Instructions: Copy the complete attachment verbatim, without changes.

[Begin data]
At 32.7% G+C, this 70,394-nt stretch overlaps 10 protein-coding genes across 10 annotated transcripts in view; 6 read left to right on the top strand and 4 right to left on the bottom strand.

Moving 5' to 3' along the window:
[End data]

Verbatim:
At 32.7% G+C, this 70,394-nt stretch overlaps 10 protein-coding genes across 10 annotated transcripts in view; 6 read left to right on the top strand and 4 right to left on the bottom strand.

Moving 5' to 3' along the window: